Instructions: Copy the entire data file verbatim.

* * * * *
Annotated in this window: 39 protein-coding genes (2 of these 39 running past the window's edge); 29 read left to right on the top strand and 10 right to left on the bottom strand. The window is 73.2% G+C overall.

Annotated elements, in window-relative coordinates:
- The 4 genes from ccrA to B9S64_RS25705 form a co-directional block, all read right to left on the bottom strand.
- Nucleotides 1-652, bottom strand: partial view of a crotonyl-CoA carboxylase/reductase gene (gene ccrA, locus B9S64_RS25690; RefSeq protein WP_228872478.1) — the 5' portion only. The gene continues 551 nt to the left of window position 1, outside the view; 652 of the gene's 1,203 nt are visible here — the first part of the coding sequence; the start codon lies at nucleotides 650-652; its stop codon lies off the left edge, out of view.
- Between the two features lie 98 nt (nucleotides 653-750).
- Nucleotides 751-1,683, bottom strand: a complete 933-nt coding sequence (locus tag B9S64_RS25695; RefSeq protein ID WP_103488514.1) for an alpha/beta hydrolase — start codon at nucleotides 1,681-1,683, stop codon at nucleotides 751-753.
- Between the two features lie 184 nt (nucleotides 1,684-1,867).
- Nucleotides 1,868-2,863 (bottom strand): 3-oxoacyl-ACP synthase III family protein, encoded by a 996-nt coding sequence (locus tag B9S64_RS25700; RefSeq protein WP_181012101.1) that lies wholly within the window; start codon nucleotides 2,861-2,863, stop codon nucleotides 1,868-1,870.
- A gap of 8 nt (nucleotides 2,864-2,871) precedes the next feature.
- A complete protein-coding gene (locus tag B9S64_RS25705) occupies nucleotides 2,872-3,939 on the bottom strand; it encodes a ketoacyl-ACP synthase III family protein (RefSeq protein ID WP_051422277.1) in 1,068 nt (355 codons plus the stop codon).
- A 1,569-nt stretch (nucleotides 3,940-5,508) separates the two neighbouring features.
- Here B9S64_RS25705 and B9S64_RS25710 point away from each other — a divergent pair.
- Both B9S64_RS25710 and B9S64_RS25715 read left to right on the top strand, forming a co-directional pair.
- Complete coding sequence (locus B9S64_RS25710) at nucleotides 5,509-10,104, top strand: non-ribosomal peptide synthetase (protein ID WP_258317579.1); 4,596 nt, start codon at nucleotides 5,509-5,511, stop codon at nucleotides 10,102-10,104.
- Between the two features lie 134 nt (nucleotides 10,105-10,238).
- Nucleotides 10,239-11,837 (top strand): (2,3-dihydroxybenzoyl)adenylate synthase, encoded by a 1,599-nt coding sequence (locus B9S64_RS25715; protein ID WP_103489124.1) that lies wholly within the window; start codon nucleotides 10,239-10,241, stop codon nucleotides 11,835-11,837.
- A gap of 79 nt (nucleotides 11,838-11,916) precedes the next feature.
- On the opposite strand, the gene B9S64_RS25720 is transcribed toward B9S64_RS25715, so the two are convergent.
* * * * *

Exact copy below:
Annotated in this window: 39 protein-coding genes (2 of these 39 running past the window's edge); 29 read left to right on the top strand and 10 right to left on the bottom strand. The window is 73.2% G+C overall.

Annotated elements, in window-relative coordinates:
- The 4 genes from ccrA to B9S64_RS25705 form a co-directional block, all read right to left on the bottom strand.
- Nucleotides 1-652, bottom strand: partial view of a crotonyl-CoA carboxylase/reductase gene (gene ccrA, locus B9S64_RS25690; RefSeq protein WP_228872478.1) — the 5' portion only. The gene continues 551 nt to the left of window position 1, outside the view; 652 of the gene's 1,203 nt are visible here — the first part of the coding sequence; the start codon lies at nucleotides 650-652; its stop codon lies off the left edge, out of view.
- Between the two features lie 98 nt (nucleotides 653-750).
- Nucleotides 751-1,683, bottom strand: a complete 933-nt coding sequence (locus tag B9S64_RS25695; RefSeq protein ID WP_103488514.1) for an alpha/beta hydrolase — start codon at nucleotides 1,681-1,683, stop codon at nucleotides 751-753.
- Between the two features lie 184 nt (nucleotides 1,684-1,867).
- Nucleotides 1,868-2,863 (bottom strand): 3-oxoacyl-ACP synthase III family protein, encoded by a 996-nt coding sequence (locus tag B9S64_RS25700; RefSeq protein WP_181012101.1) that lies wholly within the window; start codon nucleotides 2,861-2,863, stop codon nucleotides 1,868-1,870.
- A gap of 8 nt (nucleotides 2,864-2,871) precedes the next feature.
- A complete protein-coding gene (locus tag B9S64_RS25705) occupies nucleotides 2,872-3,939 on the bottom strand; it encodes a ketoacyl-ACP synthase III family protein (RefSeq protein ID WP_051422277.1) in 1,068 nt (355 codons plus the stop codon).
- A 1,569-nt stretch (nucleotides 3,940-5,508) separates the two neighbouring features.
- Here B9S64_RS25705 and B9S64_RS25710 point away from each other — a divergent pair.
- Both B9S64_RS25710 and B9S64_RS25715 read left to right on the top strand, forming a co-directional pair.
- Complete coding sequence (locus B9S64_RS25710) at nucleotides 5,509-10,104, top strand: non-ribosomal peptide synthetase (protein ID WP_258317579.1); 4,596 nt, start codon at nucleotides 5,509-5,511, stop codon at nucleotides 10,102-10,104.
- Between the two features lie 134 nt (nucleotides 10,105-10,238).
- Nucleotides 10,239-11,837 (top strand): (2,3-dihydroxybenzoyl)adenylate synthase, encoded by a 1,599-nt coding sequence (locus B9S64_RS25715; protein ID WP_103489124.1) that lies wholly within the window; start codon nucleotides 10,239-10,241, stop codon nucleotides 11,835-11,837.
- A gap of 79 nt (nucleotides 11,838-11,916) precedes the next feature.
- On the opposite strand, the gene B9S64_RS25720 is transcribed toward B9S64_RS25715, so the two are convergent.